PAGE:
Intuitively GC and SP share the same goal and that is to generate an sdr or loosley a sparse input encoding. Forgetting the concept of location in GC which IMO is acceptable since it needs to be agnostic to type of information anyway, then they even are more similar.
Correct me if I’m wrong but the advantage of grid cell based model is that it can use multiple modules at the same time, so a local (bits) and global (modules) consensus is possible. Whereas the SP can only use a certain region and consensus is local only. I always wish that the SP would have been processed/utilized in a stateful way and these states can vote with each other potentially accomplishing a global consensus. However this may be an irreleveant intuition for biology.
My personal belief on this (differs from Numenta) is that the SP algorithm is not happening in the brain. Instead the functions of sparsification, topology, and voting happen via L2/3 forming hex grids (not the same thing as “grid cells”). This function would be a combination of SP and TP (not TM).
I think I remember one of your posts about your idea.
My ideas/observations are best treated as purely algorithmic only. I’m not a biologist/neuroscientist. But I like to study computational machines and determine their equivalence before even implenting them. In my experience algorithms that tries to solve the same problem are more likely to be in the same family of algorithms. I believe that the grid+cell based model is a generalization of an sp.
Maybe I don’t understand what you are saying, but the SP does this when local inhibition is enabled and minicolumn competitions happen in local neighborhoods. This competition is not voting, but the global consensus is reached through local competitions.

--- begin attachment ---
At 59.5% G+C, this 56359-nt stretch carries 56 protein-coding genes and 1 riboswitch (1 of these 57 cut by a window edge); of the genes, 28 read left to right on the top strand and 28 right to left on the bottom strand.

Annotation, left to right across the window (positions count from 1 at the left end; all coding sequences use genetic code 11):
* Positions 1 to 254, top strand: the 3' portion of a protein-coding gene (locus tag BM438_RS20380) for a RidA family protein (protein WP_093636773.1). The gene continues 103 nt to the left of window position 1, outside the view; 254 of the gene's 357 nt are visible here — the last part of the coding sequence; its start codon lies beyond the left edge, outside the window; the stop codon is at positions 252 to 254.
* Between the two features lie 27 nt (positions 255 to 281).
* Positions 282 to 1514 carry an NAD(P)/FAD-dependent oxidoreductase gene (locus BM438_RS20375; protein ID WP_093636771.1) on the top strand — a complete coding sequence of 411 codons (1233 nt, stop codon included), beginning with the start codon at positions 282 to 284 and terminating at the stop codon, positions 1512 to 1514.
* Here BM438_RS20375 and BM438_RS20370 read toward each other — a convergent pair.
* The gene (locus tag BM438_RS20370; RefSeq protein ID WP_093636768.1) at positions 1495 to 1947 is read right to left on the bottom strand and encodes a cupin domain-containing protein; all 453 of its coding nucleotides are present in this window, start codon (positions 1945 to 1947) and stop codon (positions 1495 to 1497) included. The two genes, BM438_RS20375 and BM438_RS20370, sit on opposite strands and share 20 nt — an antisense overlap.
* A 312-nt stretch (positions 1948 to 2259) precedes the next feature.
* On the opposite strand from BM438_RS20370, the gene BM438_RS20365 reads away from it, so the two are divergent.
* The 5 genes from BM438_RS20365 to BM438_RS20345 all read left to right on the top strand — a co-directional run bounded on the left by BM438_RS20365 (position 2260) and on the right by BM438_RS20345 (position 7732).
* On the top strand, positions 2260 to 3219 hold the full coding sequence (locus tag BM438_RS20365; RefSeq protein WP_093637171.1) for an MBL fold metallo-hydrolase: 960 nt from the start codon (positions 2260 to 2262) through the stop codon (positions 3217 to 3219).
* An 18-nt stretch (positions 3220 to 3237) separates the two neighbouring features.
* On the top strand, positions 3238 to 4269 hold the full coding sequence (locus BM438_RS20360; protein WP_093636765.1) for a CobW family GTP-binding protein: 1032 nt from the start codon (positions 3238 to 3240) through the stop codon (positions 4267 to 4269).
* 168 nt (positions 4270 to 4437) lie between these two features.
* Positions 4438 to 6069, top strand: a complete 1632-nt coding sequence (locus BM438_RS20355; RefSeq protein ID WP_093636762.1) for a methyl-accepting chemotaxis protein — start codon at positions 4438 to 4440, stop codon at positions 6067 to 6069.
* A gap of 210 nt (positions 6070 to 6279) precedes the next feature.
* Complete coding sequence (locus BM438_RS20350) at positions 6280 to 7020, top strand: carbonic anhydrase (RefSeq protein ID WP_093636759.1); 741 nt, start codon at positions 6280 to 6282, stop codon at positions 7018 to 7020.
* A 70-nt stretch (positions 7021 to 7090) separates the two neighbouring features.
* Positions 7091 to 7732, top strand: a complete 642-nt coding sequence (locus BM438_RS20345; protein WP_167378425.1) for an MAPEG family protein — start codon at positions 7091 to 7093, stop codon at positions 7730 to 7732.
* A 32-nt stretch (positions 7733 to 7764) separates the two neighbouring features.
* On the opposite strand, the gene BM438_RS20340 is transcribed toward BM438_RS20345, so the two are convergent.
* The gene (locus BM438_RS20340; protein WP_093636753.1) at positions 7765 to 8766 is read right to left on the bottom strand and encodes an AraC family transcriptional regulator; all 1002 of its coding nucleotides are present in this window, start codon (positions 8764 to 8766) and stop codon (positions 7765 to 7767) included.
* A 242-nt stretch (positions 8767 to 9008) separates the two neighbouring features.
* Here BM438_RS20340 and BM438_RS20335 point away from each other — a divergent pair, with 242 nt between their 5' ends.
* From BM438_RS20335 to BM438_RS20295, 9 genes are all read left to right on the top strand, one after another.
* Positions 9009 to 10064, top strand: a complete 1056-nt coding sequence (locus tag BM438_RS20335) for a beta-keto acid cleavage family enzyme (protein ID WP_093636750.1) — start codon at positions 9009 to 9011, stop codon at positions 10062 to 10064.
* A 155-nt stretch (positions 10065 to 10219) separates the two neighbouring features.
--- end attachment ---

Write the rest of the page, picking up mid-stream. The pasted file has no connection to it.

If the hex-grid resonates after firing it would act as temporal pooling in addition spatial pooling / sparsification as described in my hex-grid post. For this to work correctly the model may have to include habituation.
Yes, this is based on some of Bitking’s previous posts. The hex-grid post describes the spatial pooling and topology aspects in detail.
Additionally, if we assume the activity in this layer is more temporally stable (as is the “object layer” described by TBT), that implies it is also performing temporal pooling due to the temporal differential between it and the less stable layers it connects with.
Forgive my inaccurate use of terms. The local inhibition you have mentioned here and its result is what I mean about local consensus. The global consensus I’m talking about is a bit different, at least in my intuition and perspective.
When the SP does online learning, it can also be intuited that it is replicating instances of itself (states). These states, by intuition prefer an input, say for example if we consider this preference as a spectrum with values 0 to 1, for a particular input A, a state can be anywhere in this spectrum of preference, 0, 0.1, .50, .99, and etc. The higher the value the better.
Now the big question is at least for me, is that which of these states are the “healthiest”? By healthiest I mean it has significantly learned something. These states can be mutually exclusive/inclusive or mixed of both, so we cannot easily ignore some of these states, also unlike backpropagation where we can easily ignore the previous config of the parameters (state) because it is getting better through adjusting of errors, the SP cannot easily guarantee that State 1000 is healthier than State 99.
Another way of imagining these states is like a vertex of a graph and each of these vertices is a partial solution. If there’s a way to form consensus on these solutions I strongly believe that the SP can improve its capabilities. Today, at least of my understanding, we only use the latest state/vertex to test things (e.g. classify, cluster or encode). I believe that a subset of the previous states are as important as the latest state. These states if utilized I believe are analogous to multiple parallel modules in a grid cell.